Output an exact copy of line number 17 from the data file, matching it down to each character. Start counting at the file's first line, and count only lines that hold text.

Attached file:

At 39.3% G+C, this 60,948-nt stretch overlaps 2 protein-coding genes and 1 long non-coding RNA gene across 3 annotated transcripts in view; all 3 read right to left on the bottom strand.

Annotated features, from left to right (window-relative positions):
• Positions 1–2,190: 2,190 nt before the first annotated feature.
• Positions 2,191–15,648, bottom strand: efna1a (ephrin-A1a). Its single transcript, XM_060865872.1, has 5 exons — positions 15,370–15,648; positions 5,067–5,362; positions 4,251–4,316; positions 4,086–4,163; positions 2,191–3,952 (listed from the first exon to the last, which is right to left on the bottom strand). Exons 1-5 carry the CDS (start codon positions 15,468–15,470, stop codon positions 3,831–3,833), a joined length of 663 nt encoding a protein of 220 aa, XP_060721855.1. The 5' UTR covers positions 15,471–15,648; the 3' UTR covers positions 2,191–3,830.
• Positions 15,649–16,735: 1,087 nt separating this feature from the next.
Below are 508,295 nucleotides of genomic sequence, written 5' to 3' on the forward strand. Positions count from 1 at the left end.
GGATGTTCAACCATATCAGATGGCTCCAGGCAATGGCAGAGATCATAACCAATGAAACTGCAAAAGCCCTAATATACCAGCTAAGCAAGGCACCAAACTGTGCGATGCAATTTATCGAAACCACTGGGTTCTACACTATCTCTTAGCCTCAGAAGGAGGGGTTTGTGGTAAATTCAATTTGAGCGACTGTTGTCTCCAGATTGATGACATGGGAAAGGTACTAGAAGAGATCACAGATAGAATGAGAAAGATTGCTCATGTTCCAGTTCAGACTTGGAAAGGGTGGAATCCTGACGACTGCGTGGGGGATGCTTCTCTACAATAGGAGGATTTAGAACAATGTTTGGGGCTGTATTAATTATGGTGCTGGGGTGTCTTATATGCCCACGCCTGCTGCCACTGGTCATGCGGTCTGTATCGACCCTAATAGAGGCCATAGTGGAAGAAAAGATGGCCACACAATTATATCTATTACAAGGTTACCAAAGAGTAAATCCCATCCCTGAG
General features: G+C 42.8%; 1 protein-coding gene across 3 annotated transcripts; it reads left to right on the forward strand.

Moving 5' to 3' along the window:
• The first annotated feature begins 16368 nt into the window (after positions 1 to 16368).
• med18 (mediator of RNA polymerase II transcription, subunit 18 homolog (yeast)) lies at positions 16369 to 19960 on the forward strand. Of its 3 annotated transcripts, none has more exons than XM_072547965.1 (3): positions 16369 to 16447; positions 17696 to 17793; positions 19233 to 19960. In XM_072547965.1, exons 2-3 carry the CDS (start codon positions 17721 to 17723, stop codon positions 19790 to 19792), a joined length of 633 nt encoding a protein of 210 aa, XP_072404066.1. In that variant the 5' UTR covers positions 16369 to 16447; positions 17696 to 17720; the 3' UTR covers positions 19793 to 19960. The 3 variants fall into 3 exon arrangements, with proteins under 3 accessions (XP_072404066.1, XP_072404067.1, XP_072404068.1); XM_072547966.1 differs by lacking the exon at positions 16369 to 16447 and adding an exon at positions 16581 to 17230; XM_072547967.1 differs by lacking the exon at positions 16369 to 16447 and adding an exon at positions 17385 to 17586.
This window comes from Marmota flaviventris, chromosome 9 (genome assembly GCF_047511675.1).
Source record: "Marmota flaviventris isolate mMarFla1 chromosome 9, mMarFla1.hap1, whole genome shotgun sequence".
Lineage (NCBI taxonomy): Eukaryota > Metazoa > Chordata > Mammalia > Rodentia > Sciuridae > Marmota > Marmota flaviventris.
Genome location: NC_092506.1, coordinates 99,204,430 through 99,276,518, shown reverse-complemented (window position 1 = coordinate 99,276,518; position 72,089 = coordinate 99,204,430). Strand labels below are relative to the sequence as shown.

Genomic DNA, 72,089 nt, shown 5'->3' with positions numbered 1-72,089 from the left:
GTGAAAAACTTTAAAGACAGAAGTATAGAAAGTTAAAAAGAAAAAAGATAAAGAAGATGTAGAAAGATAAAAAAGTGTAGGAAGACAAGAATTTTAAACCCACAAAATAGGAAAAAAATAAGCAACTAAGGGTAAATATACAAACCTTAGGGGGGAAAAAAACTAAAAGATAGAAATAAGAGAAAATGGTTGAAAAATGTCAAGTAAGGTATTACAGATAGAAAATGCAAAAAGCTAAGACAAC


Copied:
GTGAAAAACTTTAAAGACAGAAGTATAGAAAGTTAAAAAGAAAAAAGATAAAGAAGATGTAGAAAGATAAAAAAGTGTAGGAAGACAAGAATTTTAAACCCACAAAATAGGAAAAAAATAAGCAACTAAGGGTAAATATACAAACCTTAGGGGGGAAAAAAACTAAAAGATAGAAATAAGAGAAAATGGTTGAAAAATGTCAAGTAAGGTATTACAGATAGAAAATGCAAAAAGCTAAGACAAC